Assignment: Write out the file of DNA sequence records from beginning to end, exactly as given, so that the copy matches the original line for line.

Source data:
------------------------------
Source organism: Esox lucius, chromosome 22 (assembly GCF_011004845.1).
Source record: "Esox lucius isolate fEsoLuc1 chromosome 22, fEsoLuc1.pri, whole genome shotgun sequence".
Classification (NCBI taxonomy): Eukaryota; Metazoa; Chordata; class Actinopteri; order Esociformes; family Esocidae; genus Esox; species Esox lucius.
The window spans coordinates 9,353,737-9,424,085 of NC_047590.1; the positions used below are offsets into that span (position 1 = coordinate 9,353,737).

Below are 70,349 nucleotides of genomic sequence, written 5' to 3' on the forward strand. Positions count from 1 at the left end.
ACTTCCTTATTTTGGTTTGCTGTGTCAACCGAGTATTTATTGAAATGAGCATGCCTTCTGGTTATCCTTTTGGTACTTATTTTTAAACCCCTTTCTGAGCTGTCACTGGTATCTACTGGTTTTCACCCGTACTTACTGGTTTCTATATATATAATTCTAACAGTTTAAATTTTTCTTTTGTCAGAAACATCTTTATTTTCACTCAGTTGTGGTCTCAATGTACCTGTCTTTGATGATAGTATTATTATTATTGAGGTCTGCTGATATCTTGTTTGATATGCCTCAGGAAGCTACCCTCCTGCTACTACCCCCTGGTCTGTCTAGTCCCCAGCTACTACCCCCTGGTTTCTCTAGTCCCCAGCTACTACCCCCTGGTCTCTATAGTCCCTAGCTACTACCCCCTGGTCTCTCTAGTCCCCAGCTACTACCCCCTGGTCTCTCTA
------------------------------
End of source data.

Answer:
Source organism: Esox lucius, chromosome 22 (assembly GCF_011004845.1).
Source record: "Esox lucius isolate fEsoLuc1 chromosome 22, fEsoLuc1.pri, whole genome shotgun sequence".
Classification (NCBI taxonomy): Eukaryota; Metazoa; Chordata; class Actinopteri; order Esociformes; family Esocidae; genus Esox; species Esox lucius.
The window spans coordinates 9,353,737-9,424,085 of NC_047590.1; the positions used below are offsets into that span (position 1 = coordinate 9,353,737).

Below are 70,349 nucleotides of genomic sequence, written 5' to 3' on the forward strand. Positions count from 1 at the left end.
ACTTCCTTATTTTGGTTTGCTGTGTCAACCGAGTATTTATTGAAATGAGCATGCCTTCTGGTTATCCTTTTGGTACTTATTTTTAAACCCCTTTCTGAGCTGTCACTGGTATCTACTGGTTTTCACCCGTACTTACTGGTTTCTATATATATAATTCTAACAGTTTAAATTTTTCTTTTGTCAGAAACATCTTTATTTTCACTCAGTTGTGGTCTCAATGTACCTGTCTTTGATGATAGTATTATTATTATTGAGGTCTGCTGATATCTTGTTTGATATGCCTCAGGAAGCTACCCTCCTGCTACTACCCCCTGGTCTGTCTAGTCCCCAGCTACTACCCCCTGGTTTCTCTAGTCCCCAGCTACTACCCCCTGGTCTCTATAGTCCCTAGCTACTACCCCCTGGTCTCTCTAGTCCCCAGCTACTACCCCCTGGTCTCTCTA